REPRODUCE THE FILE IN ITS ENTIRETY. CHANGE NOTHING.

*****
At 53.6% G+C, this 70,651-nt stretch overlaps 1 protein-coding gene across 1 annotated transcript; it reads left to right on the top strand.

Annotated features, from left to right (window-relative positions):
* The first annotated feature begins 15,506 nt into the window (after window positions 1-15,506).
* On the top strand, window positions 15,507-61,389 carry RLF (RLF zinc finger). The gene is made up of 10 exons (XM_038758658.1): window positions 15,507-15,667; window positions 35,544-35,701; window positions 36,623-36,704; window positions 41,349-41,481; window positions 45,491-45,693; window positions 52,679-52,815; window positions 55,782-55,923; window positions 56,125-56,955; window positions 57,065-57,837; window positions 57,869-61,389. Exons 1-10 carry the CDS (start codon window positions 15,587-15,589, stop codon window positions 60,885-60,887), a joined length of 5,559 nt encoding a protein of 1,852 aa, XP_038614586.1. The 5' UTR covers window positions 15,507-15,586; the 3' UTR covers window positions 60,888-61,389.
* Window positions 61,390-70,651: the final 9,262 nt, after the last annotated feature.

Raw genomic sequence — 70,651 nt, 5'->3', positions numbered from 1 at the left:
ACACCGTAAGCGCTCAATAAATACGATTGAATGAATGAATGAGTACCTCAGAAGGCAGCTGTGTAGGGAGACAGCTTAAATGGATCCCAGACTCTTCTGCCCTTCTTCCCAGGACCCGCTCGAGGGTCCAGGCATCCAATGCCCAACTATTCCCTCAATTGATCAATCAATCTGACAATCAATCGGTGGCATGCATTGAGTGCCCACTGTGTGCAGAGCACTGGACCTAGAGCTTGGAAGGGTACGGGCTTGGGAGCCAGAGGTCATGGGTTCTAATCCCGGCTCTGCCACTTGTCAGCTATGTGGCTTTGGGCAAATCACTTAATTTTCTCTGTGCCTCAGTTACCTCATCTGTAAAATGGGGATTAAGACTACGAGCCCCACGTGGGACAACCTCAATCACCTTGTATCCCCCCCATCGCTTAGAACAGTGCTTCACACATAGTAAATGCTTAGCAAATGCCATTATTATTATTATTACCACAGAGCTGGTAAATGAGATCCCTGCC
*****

At 53.6% G+C, this 70,651-nt stretch overlaps 1 protein-coding gene across 1 annotated transcript; it reads left to right on the top strand.

Annotated features, from left to right (window-relative positions):
* The first annotated feature begins 15,506 nt into the window (after window positions 1-15,506).
* On the top strand, window positions 15,507-61,389 carry RLF (RLF zinc finger). The gene is made up of 10 exons (XM_038758658.1): window positions 15,507-15,667; window positions 35,544-35,701; window positions 36,623-36,704; window positions 41,349-41,481; window positions 45,491-45,693; window positions 52,679-52,815; window positions 55,782-55,923; window positions 56,125-56,955; window positions 57,065-57,837; window positions 57,869-61,389. Exons 1-10 carry the CDS (start codon window positions 15,587-15,589, stop codon window positions 60,885-60,887), a joined length of 5,559 nt encoding a protein of 1,852 aa, XP_038614586.1. The 5' UTR covers window positions 15,507-15,586; the 3' UTR covers window positions 60,888-61,389.
* Window positions 61,390-70,651: the final 9,262 nt, after the last annotated feature.

Raw genomic sequence — 70,651 nt, 5'->3', positions numbered from 1 at the left:
ACACCGTAAGCGCTCAATAAATACGATTGAATGAATGAATGAGTACCTCAGAAGGCAGCTGTGTAGGGAGACAGCTTAAATGGATCCCAGACTCTTCTGCCCTTCTTCCCAGGACCCGCTCGAGGGTCCAGGCATCCAATGCCCAACTATTCCCTCAATTGATCAATCAATCTGACAATCAATCGGTGGCATGCATTGAGTGCCCACTGTGTGCAGAGCACTGGACCTAGAGCTTGGAAGGGTACGGGCTTGGGAGCCAGAGGTCATGGGTTCTAATCCCGGCTCTGCCACTTGTCAGCTATGTGGCTTTGGGCAAATCACTTAATTTTCTCTGTGCCTCAGTTACCTCATCTGTAAAATGGGGATTAAGACTACGAGCCCCACGTGGGACAACCTCAATCACCTTGTATCCCCCCCATCGCTTAGAACAGTGCTTCACACATAGTAAATGCTTAGCAAATGCCATTATTATTATTATTACCACAGAGCTGGTAAATGAGATCCCTGCC